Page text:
When I was young and even more naive than I am today, I used to believe that if you did good work it would get recognition. If you did something that made a contribution and were able to prove it with hard numbers, rational people would inevitably recognize your success.
I was therefore somewhat surprised when I found that most of the great knowledge management programs that I observed in large organizations around the world were eventually closed down, sidelined or shifted to the periphery. The managements of these organizations didn’t seem to appreciate great KM accomplishments right in front of their noses.
I am not talking here about badly managed KM programs, such as programs with unclear goals, or no communities of practice, or an excessive reliance on IT to address human problems. I am talking about well-run internationally-recognized KM programs.
I saw the phenomenon at BP. I saw it at IBM. I saw it at Ernst & Young. I saw it at Hewlett Packard. I watched it happen to a certain extent after I left the World Bank. These were world-class programs, with demonstrated results that were not understood appreciated by the management. In due course, they were closed down or undermined or sidelined. Why?
These great KM programs would flourish for a while, and even receive widespread recognition. But then something would happen. For instance, there would be a merger: in the name of rationalization, the KM program would be declared a success and the leadership unit of the KM program would be gutted. Or there would be a cost-cutting drive, and the KM program would be one of the sacrifices. Or the organization would decide to appoint a leader of the knowledge program who was docile and didn’t rock the boat, so that the death became a long drawn-out affair.
Why, I asked myself, did managements act this way? Why didn’t they recognize that knowledge was the very lifeblood of these organizations? Why didn’t they examine the metrics of success? Why did they take such thoughtless decisions, almost by accident, and kill something of central importance to their organization’s future?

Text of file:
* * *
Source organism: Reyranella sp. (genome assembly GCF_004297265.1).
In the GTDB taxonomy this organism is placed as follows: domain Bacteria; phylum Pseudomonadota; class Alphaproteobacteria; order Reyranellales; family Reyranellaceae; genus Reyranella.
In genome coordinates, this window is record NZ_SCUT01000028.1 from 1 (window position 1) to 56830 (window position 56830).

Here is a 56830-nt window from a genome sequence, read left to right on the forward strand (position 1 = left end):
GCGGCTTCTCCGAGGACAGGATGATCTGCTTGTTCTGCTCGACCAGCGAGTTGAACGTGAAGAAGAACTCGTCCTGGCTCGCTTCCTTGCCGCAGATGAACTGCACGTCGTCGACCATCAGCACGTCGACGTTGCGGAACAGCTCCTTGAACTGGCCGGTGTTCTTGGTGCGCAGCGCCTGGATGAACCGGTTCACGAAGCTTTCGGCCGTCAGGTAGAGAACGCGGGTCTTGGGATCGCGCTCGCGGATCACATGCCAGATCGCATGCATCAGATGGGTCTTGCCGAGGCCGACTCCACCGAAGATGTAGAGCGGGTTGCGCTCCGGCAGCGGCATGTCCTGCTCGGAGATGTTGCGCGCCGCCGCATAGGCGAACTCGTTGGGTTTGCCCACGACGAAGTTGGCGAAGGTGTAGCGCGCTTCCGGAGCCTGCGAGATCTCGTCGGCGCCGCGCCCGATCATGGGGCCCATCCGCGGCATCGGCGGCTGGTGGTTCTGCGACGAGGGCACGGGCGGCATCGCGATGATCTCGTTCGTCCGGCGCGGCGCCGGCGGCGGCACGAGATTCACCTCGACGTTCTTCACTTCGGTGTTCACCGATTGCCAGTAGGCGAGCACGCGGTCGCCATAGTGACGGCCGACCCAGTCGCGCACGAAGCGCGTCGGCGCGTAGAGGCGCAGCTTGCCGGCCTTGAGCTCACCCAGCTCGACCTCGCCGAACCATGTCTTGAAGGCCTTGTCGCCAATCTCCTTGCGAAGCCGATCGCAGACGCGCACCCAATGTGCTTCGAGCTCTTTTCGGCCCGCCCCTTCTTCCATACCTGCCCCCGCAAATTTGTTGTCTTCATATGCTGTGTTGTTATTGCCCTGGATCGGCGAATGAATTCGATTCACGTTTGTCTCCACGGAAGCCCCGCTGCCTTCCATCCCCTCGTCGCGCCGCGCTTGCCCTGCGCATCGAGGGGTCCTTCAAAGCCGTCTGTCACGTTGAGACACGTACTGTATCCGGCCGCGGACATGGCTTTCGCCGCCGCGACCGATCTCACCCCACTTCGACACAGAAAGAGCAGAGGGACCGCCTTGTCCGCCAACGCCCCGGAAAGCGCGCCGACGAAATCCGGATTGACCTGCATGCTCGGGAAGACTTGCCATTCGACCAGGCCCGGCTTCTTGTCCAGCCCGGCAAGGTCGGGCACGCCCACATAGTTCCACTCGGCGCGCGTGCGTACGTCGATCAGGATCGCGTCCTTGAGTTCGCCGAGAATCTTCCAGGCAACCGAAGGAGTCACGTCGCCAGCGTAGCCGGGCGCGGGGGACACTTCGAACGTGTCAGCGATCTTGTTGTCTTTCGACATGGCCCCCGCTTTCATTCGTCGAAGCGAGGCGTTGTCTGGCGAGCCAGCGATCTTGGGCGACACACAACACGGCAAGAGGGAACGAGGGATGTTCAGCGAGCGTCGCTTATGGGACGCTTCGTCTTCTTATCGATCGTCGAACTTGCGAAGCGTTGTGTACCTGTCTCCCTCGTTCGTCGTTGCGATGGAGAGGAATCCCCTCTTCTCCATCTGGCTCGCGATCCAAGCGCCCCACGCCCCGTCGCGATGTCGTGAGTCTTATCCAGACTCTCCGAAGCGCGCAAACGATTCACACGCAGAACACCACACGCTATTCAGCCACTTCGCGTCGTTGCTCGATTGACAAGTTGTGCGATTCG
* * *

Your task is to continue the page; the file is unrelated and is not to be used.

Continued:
Web seminar: slides and recording
I gave a web seminar on these issues last Tuesday for the SIKMLeaders group. You can see the slides here:
and listen to the audio discussion here:
You can also read an earlier blog post on the same subject here.
Options for knowledge managers
The bottom line of these discussions is that the horizontal, collaborative, value-adding principles of knowledge management are barely compatible with the top-down, bureaucratic, efficiency driven preoccupations of traditional management. Even KM programs that by all measures are doing well and enjoy significant top-management support are still at risk. In any efficiency or cost-cutting drive, knowledge management will usually be seen as “a low hanging fruit.”
The practical options for a knowledge manager in the light of this are as follows:
- Wear a parachute at all times. One never knows who will wield the axe or when it might fall.
- Educate yourself about the nature of traditional management and realize that there is a fundamental difference in values.
- Make sure that your knowledge management operation meets all the metrics and responds to the efficiency concerns of traditional management.
- Learn about how some organizations are managing themselves in a radically different way that is compatible with knowledge, as discussed in, The Leader’s Guide to Radical Management: Reinventing the Workplace for the 21st Century as well as other books such as The Power of Pull by John Hagel, John Seely Brown and Lang Davison, or Reorganize for Resilience by Ranjay Gulati, or The New Capitalist Manifesto by Umair Haque, or Leadership in a Wiki World by Rod Collins.
- Join together with allies both inside your organization and outside. You may well find that there are groups already practicing radical management within your organization in software development (under titles like “Agile”, “Scrum”, “Kanban”) or in manufacturing (under the title of “Lean”).
- Spread knowledge about radical management within your organization. We now have reliable knowledge that traditional management is leading to disastrous long-term business result. The extraordinary financial gains that come from making the shift to radical management (e.g. ten times increments in share price over ten years) will far outweigh the gains from any other knowledge that KM can disseminate.
To learn more: May 12-13 in Washington DC
If you would like to get together with others who are intent on mastering what’s involved in creating a workplace of continuous innovation and customer delight, that is compatible with the values of knowledge management, please join me, Rod Collins (author of Leadership in a Wiki World, Seth Kahan (author of Getting Change Right) and others for two days on May 12-13 in Washington DC. Cool, innovative and serious fun.
Don’t delay: the early bird discount ends March 31. More details here.